Original Research

Suid-Afrikaanse kapelaansvroue en die Grensoorlog (1966–1989): ’n Gevallestudie van denominale pastorale versorging

Izette Bredenkamp, Andre Wessels
The Journal for Transdisciplinary Research in Southern Africa | Vol 12, No 1 | a346 | DOI: https://doi.org/10.4102/td.v12i1.346 | © 2016 Izette Bredenkamp, Andre Wessels | This work is licensed under CC Attribution 4.0
Submitted: 19 May 2016 | Published: 03 December 2016

About the author(s)

Izette Bredenkamp, Faculty of Humanities, University of the Free State, South Africa
Andre Wessels, Faculty of Humanities, University of the Free State, South Africa

Abstract

South African chaplains’ spouses and the Border War (1966–1989): A case study of denominational pastoral care. Pastoral care of soldiers during times of war and armed conflict has been part and parcel of the Christian religion since the Council of Ratisbon officially authorised chaplains for armies in 742. However, studies in South Africa revealed that government institutions and especially the Dutch-Afrikaans denominations did not wholeheartedly adhere to this tradition during the two world wars of the twentieth century. The task of pastoral care to those affected by the war circumstances was left to civilian organisations and women. Socio-political changes invalidated this accussation during the Border War (1966–1989). This article gives a historical perspective on the pastoral care endeavours of the spouses of military chaplains as a case study of denominational support to those affected by armed conflict. Women’s experiences during war circumstances have long been neglected in academic circles. During times of war, they are often the victims of human rights’ abuses, but they also become beacons of hope and consolation, as is illustrated in this article. This exposition contributes to a historical understanding of the way women experience war and the support they provide during times of armed conflict. It also illustrates the value of women during times of war trauma, and provides a different perspective on the military context, which is usually mostly defined in masculine terms.

In die Christelike tradisie is die pastorale versorging van soldate tydens oorlogsomstandighede en gewapende konflik ’n gegewe sedert die Konsilie van Ratisbon in 742, toe gelas is dat kapelane die leërs moet vergesel. Studie in Suid-Afrika het egter ’n versuim van owerheidsweë, en veral van die kant van die Hollands-Afrikaanse kerke in Suid-Afrika aangetoon om oorloggeaffekteerdes en oorlogbetrokkenes tydens die twee wêreldoorloë van die twintigste eeu pastoraal te versorg. Hierdie taak is in Suid- Afrika aan burgerlike organisasies en vroue oorgelaat. Tydens die Grensoorlog (1966–1989) het die prentjie egter verander. Hierdie artikel wil ’n historiese perspektief verskaf op die uitreike van die eggenotes van militêre kapelane, as ’n gevallestudie van geloofsgemeenskappe se pastorale versorging van diegene wie se lewens deur gewapende konflik geraak word. Vroue se ervarings gedurende tye van oorlog en gewapende konflik is vir ’n geruime tyd in akademiese geskiedskrywing genegeer. Vroue is dikwels gedurende oorlogsomstandighede slagoffers van menseregtevergrype, maar hulle kan ook as bakens van hoop, vertroosting en heropbou na vore tree soos hierdie artikel probeer aantoon. Hierdeur word ’n bydrae tot ’n historiese begrip van die belewenis van vroue tydens oorlogsomstandighede gemaak, asook die wyse waarop vroue ondersteuningsnetwerke kan skep in gemeenskappe wat deur gewapende konflik geraak word. Dit illustreer verder die waarde van vroue ten tye van oorlogstrauma, en dit gee ’n ander perspektief op die militêre konteks wat gewoonlik in manlike terme gedefinieer word.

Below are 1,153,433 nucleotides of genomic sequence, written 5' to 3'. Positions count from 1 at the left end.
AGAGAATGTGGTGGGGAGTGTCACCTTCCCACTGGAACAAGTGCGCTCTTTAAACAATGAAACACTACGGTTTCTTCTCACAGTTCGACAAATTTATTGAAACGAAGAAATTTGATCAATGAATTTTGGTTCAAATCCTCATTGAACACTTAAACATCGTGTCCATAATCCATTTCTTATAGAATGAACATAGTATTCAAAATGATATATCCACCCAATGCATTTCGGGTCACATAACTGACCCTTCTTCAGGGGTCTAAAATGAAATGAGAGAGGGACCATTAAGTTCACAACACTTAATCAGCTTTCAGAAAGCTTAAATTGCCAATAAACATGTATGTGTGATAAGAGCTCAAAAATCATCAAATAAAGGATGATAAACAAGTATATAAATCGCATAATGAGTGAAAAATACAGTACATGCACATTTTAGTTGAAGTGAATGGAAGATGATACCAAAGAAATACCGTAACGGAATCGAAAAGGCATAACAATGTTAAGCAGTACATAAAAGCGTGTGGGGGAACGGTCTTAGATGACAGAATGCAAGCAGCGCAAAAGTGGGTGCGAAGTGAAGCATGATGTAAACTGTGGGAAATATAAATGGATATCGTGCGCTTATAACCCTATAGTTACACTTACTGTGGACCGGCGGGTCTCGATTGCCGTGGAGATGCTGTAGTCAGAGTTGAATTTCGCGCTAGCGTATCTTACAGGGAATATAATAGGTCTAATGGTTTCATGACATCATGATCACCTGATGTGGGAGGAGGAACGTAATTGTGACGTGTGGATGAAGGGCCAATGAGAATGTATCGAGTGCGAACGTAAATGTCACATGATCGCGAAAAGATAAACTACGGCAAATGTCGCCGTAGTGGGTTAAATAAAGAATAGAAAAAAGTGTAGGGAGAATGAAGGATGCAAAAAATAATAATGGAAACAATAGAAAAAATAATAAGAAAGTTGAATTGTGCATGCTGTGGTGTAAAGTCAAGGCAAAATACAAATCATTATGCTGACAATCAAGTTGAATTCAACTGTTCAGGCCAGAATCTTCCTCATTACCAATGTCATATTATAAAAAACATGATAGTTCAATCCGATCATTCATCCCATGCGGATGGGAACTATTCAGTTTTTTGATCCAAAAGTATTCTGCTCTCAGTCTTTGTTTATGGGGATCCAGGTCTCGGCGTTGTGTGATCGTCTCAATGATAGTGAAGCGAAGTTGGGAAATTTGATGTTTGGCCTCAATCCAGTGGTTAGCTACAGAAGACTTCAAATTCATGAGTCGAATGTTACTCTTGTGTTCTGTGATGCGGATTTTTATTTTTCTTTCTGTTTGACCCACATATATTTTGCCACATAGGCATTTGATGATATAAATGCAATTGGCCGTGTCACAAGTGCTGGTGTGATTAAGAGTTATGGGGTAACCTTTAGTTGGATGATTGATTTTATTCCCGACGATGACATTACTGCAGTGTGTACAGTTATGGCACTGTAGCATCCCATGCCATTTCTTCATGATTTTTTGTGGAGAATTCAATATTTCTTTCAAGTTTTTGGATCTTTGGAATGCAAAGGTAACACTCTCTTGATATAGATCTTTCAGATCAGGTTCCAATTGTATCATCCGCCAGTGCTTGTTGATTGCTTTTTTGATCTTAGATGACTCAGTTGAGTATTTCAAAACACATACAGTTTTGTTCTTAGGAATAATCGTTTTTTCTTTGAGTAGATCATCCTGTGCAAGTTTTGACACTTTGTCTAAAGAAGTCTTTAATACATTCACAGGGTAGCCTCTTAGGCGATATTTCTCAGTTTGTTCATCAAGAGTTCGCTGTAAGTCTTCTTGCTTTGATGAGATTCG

Keywords

kapelaansvroue; grensoorlog; pastorale versorging; Melita; koffiekamers

Metrics

Total abstract views: 3173
Total article views: 5040


Crossref Citations

No related citations found.